Anyone who has their own business or works independently knows that there’s this thing known as estimated tax payments. They know that they have to make these payments by certain dates 4 times a year.
What no one really knows is why.
If you take a good look at the IRS page on estimated tax payments, you’ll see that they tell you to make these payments by the assigned dates (without telling you what those dates are on that page), and that, if you either don’t make payments by those dates, or don’t pay enough on those dates, that you could incur a penalty.
Does that sound ominous or scary? I wouldn’t ever go that far but it does sound like government lawyer speak, which in essence is nonsense.
In essence, there are a couple of reasons why the federal government wants you to make estimated tax payments.
The first is because if you were working for a large corporation someone else would be taking money out from you and making those payments. So, because you’re self employed and there’s no one else doing it for you, they want you to do it; kind of a self reporting.
The second is more selfish. They want your money so they can earn interest off it instead of letting you do it, if you were predisposed to do so. This makes more sense because our government always seems to be in a deficit, so it needs to find other ways to generate income. Also, they know that not many employees know that they can actually add more than just the number of dependents in their family and, in essence, pretty much hold onto all of their money until tax time. This means individuals and families can do what the government does; it’s just riskier doing things that way.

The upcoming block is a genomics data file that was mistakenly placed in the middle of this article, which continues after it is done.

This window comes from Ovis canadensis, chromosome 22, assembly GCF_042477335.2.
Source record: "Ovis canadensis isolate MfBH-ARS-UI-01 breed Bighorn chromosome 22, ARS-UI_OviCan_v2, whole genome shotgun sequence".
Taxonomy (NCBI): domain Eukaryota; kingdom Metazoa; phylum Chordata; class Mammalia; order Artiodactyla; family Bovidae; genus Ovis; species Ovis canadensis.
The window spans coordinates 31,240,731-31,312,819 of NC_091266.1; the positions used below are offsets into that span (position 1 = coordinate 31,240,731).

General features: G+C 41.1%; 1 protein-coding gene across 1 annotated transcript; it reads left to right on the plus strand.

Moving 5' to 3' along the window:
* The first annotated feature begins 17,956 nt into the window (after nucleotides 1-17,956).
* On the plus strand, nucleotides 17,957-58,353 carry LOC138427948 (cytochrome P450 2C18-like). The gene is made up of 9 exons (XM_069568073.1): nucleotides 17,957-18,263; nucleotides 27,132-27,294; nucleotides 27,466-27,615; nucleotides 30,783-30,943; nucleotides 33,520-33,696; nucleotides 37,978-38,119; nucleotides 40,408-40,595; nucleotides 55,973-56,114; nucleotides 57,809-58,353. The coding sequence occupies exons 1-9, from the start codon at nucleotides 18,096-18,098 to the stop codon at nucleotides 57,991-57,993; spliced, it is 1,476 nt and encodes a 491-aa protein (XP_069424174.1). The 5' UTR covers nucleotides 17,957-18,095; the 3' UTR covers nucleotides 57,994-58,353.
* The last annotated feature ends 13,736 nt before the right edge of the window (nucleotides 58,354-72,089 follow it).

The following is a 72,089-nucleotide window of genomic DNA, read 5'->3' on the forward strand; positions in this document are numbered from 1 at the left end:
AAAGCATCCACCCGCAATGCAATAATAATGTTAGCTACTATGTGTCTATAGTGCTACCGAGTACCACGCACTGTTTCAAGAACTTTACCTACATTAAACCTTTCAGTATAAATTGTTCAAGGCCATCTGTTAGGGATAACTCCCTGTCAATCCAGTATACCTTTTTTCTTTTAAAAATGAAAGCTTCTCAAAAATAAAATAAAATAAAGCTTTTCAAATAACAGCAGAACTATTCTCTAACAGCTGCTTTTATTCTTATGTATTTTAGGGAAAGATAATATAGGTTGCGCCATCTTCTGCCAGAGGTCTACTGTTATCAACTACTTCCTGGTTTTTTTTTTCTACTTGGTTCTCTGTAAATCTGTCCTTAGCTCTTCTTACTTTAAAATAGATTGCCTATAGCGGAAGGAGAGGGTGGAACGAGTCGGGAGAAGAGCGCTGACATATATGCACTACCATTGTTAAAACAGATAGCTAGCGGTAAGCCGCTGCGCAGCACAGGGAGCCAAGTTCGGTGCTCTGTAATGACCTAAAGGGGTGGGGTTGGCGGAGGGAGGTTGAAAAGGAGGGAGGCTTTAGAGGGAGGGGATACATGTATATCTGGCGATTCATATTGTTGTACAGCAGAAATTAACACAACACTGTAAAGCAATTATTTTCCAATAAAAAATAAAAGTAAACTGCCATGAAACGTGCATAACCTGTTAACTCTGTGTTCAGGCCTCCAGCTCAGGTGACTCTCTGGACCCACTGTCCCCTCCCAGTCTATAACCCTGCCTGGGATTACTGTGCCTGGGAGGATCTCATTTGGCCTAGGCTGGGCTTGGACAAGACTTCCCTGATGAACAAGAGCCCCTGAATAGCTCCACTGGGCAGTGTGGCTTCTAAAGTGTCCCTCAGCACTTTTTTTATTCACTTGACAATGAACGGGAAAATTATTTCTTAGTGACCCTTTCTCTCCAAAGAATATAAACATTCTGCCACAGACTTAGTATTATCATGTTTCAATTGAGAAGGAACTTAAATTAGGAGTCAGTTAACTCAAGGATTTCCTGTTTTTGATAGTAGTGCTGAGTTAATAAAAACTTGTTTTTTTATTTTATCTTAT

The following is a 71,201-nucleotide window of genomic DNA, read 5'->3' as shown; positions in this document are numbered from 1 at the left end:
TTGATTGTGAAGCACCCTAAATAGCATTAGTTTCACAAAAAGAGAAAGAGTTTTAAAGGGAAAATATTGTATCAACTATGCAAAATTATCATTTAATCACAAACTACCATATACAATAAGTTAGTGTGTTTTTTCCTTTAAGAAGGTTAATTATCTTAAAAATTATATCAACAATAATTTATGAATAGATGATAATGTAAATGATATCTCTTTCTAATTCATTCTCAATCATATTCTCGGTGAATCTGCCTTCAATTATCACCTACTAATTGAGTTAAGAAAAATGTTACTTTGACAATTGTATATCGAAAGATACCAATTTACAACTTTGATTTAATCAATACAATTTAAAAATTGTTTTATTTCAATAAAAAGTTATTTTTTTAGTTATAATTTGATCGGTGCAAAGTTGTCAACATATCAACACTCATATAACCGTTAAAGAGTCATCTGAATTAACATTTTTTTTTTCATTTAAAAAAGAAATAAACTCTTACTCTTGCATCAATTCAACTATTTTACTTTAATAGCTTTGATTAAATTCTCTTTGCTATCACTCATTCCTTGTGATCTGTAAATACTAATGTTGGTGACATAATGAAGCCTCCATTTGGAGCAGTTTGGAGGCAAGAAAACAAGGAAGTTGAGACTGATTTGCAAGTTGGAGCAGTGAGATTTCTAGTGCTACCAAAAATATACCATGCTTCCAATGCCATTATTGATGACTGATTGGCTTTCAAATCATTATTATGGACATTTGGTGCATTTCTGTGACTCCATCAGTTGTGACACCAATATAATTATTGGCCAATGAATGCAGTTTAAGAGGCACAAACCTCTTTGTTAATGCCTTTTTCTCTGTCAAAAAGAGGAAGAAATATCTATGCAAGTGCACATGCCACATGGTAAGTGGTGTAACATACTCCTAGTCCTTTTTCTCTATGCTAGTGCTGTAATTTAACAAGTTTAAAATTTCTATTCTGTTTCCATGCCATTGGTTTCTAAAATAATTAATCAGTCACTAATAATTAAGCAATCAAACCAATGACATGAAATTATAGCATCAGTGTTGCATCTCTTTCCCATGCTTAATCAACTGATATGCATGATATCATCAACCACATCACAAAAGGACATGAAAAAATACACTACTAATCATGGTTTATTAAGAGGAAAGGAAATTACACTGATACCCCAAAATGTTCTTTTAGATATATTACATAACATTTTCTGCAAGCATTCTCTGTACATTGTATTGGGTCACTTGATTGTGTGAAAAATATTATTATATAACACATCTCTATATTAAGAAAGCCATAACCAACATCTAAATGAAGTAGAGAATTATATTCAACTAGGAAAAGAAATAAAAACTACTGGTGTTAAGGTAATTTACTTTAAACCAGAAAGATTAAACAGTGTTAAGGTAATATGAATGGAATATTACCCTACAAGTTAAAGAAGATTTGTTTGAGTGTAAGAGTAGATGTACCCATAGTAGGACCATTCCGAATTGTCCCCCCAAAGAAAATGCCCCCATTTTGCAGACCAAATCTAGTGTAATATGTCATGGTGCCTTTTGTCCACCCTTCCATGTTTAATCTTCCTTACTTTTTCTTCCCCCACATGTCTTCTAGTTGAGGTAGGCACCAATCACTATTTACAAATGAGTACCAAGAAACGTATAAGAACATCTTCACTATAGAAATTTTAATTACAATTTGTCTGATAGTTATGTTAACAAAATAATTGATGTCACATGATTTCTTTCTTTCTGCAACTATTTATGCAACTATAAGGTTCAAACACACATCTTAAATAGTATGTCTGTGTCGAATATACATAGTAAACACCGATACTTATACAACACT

The truth is that it makes sense to make some kind of payments, but how much? This one I can’t answer for you because it depends on a number of factors. One is your income. Another is your expenses. The last is how your income is generated.
Income itself is easy enough. You might know that you’re going to make a specific amount based on the previous year, thus it’s easy to estimate how much you might want to pay each quarter.
Expenses is a wild card because often smaller business generate income but because of expenses run their business officially at a loss. In these instances the business might not have to make any tax payments at all or minimal, and you end up getting money back or having your accountant tell you that you’re good. However, it’s dicey because even in a normal year you might have to buy some expensive equipment that helps your bottom line, or maybe you have lots of travel expenses this year as opposed to the previous year, even though your income is the same.
How your income is generated is another tough one to deal with. If your income is project based, it’s possible that maybe you get two large contracts a year that last only a couple of months each time. This means you might want to make two large payments a year instead of something every quarter, or maybe you figure out what your normal yearly income is and spread out the payments. But what if you get one less contract or fit one more in? The fewer contracts might mean you paid too much, the more contracts might mean you didn’t pay enough, in which case the IRS tells you to figure out your income again and make adjustments.
What are the penalties? Who knows? Truthfully, unless you’re making six figures on a consistent basis there probably won’t be any penalties at all. Also, if your business often runs at a loss you probably won’t have anything to worry about either. In either case, it pays to have an accountant looking at your income on a regular basis and following their advice. They’re not going to steer you wrong because it would make them look bad, and their advice could keep you penalty free or even put money back in your pocket.
Those aren’t bad choices.